(NOTE: This article contains some spoilers from FFX. In fact, it will most likely only make any sense at all to you if you’ve played it. Fair Warning.)
As gamers I think it’s a fair to generalize us as an action-loving
bunch. Though our high-octane may come in different flavors, be it the
thrill of slaying a dragon with our bare hands or the fast-paced
hand-eye challenge of a puzzle platformer.
I think that’s why when it comes to videogame characters, most of us are
rooting for the badass, and the triple-A development world knows this.
Whether it’s the grizzled grunting of a Marcus Fenix or the stoic
silence of a Master Chief, we tend to prefer our heroes musclebound and
I think that’s why characters like Tidus, the famously whiny protagonist
of SquareEnix’s Final Fantasy X, gets so much hate. Many of us game to
vent real-world frustrations, and Tidus just doesn’t offer that
in-your-face dominance we need to put that uppity 14 year-old only child
from Georgia in his place.
Tidus is whiny and self-absorbed and full of deep-seated confidence and
daddy issues. He might not be what we want from a fantasy protagonist.
He’s also, possibly, one of the best fantasy protagonists ever written.
And here’s why:
The sociopathic “Mr. Plinkett” of Red Letter Media reviews fame put it
best when he said that in science fiction and fantasy genres, we need an
outsider for a protagonist. One who the other characters can aim all
their plot exposition at. We relate to this character, because at first
we don’t understand all the crazy happenings of this new fantastical
Tidus is perfect for this. He literally emerges from a dream of the past
and washes up on the shores of a new world, whose customs and people are
alien to him. Where Tidus really shines as a character, however, is in
how he takes it. That’s right, the BEST part about Tidus is how whiny he
is, because it’s also the part that makes him the most resoundingly
Show me a young man who is thrust into the middle of a life or death
conflict against the ghost of the father who never cared for him with
allies he’s only just met in a world he doesn’t understand who weathers
that all with perfect stoicism and “badassery” and I’ll show you a
completely unbelievable protagonist. It’s just not fathomable. Could you
do it? I couldn’t.
Even after learning about Yuna’s journey, the pilgrimage, and the plight
of Spira, Tidus’s only motivation is getting home. He’s a terrible hero,
which is natural because he’s not a super-soldier or a living God, he’s
a kid who used to get way too much attention for being able to play an
(admittedly awesome) sport.
As the journey progresses Tidus starts to feel a little more comfortable
with the team, but it’s still all about escape for him. He begins to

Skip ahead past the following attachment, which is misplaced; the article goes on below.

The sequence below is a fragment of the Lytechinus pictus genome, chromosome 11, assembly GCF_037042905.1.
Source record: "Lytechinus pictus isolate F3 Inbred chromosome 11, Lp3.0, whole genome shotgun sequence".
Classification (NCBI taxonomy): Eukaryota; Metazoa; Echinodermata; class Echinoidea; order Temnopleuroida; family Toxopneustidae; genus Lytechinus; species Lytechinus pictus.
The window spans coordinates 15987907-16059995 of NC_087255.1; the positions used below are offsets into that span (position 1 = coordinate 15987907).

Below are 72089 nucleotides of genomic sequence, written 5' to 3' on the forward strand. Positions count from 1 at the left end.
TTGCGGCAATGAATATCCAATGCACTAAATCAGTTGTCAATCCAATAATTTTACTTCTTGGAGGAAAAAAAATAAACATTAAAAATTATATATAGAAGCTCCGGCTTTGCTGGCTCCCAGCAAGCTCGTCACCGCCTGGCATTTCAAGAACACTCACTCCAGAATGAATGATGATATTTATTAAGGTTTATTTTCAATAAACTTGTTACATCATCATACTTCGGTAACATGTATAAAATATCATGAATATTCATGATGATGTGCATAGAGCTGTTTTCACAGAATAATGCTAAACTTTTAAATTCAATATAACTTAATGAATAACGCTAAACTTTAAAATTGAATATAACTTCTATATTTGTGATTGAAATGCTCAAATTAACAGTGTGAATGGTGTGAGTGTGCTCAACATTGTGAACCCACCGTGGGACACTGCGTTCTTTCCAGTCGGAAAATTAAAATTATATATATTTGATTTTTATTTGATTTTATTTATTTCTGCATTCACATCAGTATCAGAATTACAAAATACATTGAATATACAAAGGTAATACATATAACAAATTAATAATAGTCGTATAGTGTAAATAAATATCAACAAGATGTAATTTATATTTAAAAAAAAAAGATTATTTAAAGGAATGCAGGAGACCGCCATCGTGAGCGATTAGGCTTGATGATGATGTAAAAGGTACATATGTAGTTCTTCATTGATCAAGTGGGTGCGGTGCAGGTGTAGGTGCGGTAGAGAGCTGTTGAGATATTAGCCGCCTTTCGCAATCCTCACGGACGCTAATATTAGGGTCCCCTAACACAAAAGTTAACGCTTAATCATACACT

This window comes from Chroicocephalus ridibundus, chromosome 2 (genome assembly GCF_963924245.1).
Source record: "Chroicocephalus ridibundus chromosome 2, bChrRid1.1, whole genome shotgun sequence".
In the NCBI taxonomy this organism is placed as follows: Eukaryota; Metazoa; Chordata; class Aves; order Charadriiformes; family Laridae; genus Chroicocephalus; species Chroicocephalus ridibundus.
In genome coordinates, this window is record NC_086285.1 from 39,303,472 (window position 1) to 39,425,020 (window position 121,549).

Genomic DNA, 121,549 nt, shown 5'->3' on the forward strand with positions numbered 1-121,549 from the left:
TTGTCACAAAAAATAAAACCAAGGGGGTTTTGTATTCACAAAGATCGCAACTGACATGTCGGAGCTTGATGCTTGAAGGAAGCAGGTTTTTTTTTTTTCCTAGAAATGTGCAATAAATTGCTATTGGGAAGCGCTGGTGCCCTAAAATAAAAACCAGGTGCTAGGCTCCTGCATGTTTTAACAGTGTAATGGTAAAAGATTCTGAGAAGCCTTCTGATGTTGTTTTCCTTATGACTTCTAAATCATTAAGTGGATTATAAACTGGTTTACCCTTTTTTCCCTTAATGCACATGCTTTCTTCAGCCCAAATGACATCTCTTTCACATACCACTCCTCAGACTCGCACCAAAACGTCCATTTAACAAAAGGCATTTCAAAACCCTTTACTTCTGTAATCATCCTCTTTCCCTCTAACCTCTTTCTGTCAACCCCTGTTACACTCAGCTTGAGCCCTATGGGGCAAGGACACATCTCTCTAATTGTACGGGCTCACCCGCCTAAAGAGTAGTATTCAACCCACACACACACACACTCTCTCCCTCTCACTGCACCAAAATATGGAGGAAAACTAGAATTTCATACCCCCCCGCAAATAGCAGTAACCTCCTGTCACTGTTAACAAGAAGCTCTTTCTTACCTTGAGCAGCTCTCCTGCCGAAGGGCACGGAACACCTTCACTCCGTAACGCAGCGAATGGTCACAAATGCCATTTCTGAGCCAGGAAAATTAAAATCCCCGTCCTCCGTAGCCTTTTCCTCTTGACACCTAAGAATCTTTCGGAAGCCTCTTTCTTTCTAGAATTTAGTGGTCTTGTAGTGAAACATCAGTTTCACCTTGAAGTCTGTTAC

fall for Yuna during this time and she’s able to draw out of him the
same brand of slavish devotion that the rest of her party shows her. His
affection runs a little deeper, but he’s reserved about showing it. Not
because he has all the social savvy of a wheelbarrow full of sweet corn,
but because he’s still planning on leaving. This is all just a stop on
the road for him.
It’s not until that fledgling love is threatened that Tidus becomes a
hero. This is worthy of note. It’s not a sense of duty or honor or an
innate need to protect the people that drives Tidus to take up the
mantle, it’s that fate is threatening to take away his New World hussy,
and he’s not letting the universe go gentle into that good night until
he’s tapped that quite thoroughly.
Now we come to the crux of Tidus’s hero status, and the portion of the
story that everyone who says he does nothing but whine and complain
about daddy must have either failed to reach or ignored due to
steroid-induced rage coma: Tidus decides to defy an ancient religion,
endanger an entire continent and take on an enemy so large it generates
its own gravitational field, and his reasons for doing this aren’t even
altruistic. He wants to keep the ones who have become close to him, his
adoptive family so to speak, safe. The rest of the world (quite
literally) be damned.
Eventually Tidus figures out that he’s a dream of the Fayth, and that
saving Spira and the woman of his dreams will cause him to cease to be,
but Tidus finally reveals a manly side and decides to do it anyway. He
saves the world, gets to hold the girl mildly-more-than-platonically for
like 45 seconds and then bam, he fades away into nothingness.
It’s beautiful. It’s poetry. It’s damn good fiction, and the fact of the
matter is that it’s been a long time since I’ve seen that much depth of character out of a videogame protagonist. So you can play replay that clip of him laughing on Youtube and poke fun at the daddy issues all you want, but when asked to come up with a list of the greatest videogame protags of all time, personally, I’ll always turn to Tidus.
PS. Didn’t have time as this was already way too long, but someday maybe we’ll talk about THIS guy too: